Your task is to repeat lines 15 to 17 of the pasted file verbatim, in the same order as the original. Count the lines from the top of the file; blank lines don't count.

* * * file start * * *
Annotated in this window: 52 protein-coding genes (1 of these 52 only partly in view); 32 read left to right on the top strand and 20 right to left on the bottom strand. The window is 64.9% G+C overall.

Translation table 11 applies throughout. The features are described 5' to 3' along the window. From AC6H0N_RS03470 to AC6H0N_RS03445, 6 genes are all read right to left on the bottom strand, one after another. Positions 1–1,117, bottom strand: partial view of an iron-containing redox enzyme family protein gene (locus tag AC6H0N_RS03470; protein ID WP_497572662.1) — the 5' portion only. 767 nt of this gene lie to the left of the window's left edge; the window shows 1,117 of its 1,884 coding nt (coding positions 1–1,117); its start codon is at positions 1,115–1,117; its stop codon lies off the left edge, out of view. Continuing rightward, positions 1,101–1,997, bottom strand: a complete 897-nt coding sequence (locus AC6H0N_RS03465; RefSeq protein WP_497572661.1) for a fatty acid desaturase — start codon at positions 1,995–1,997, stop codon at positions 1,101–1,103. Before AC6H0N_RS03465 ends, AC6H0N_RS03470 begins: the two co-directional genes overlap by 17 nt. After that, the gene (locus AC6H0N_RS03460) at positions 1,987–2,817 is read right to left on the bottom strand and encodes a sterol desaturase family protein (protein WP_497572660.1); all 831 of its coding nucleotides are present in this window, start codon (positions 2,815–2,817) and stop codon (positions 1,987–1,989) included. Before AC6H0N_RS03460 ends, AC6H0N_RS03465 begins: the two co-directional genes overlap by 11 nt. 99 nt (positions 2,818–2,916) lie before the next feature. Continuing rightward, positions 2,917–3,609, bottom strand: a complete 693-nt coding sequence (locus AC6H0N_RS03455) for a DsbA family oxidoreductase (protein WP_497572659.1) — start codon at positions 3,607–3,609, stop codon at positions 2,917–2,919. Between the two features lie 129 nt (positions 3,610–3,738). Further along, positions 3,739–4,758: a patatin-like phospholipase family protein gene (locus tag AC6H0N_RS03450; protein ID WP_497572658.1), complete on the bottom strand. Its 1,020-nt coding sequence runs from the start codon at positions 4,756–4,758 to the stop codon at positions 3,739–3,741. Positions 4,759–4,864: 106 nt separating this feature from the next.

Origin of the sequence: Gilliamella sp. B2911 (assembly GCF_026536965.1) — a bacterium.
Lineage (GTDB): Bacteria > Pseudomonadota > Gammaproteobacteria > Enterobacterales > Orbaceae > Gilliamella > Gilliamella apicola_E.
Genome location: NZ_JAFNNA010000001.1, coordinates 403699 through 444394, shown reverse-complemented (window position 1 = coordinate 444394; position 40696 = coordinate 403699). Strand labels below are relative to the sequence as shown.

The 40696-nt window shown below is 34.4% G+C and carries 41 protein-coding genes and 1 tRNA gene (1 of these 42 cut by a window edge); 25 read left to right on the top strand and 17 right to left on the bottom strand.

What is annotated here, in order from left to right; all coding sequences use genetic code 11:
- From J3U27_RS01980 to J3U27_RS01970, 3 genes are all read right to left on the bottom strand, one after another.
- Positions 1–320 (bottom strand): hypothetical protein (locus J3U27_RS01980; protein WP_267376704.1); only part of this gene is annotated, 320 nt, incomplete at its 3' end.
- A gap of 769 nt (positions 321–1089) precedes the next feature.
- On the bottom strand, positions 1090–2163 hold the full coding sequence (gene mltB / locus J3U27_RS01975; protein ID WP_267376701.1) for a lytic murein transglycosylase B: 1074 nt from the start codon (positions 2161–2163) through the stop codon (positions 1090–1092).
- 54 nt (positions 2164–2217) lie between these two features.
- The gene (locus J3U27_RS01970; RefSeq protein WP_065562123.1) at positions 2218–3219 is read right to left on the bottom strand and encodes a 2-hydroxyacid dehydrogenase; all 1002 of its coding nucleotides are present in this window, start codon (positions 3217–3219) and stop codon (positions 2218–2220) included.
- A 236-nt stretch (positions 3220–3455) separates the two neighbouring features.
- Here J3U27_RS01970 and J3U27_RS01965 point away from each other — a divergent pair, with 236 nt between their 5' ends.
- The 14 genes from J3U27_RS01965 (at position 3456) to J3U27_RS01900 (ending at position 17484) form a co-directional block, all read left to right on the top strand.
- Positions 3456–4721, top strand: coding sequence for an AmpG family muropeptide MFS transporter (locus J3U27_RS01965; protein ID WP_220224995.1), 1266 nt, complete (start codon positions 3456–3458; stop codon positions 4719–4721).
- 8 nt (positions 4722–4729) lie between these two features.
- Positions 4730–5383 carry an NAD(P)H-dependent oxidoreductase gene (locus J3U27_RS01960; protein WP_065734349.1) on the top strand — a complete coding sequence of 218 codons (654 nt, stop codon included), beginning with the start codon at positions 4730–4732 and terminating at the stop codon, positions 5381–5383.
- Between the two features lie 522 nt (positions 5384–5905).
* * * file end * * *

- Here J3U27_RS01970 and J3U27_RS01965 point away from each other — a divergent pair, with 236 nt between their 5' ends.
- The 14 genes from J3U27_RS01965 (at position 3456) to J3U27_RS01900 (ending at position 17484) form a co-directional block, all read left to right on the top strand.
- Positions 3456–4721, top strand: coding sequence for an AmpG family muropeptide MFS transporter (locus J3U27_RS01965; protein ID WP_220224995.1), 1266 nt, complete (start codon positions 3456–3458; stop codon positions 4719–4721).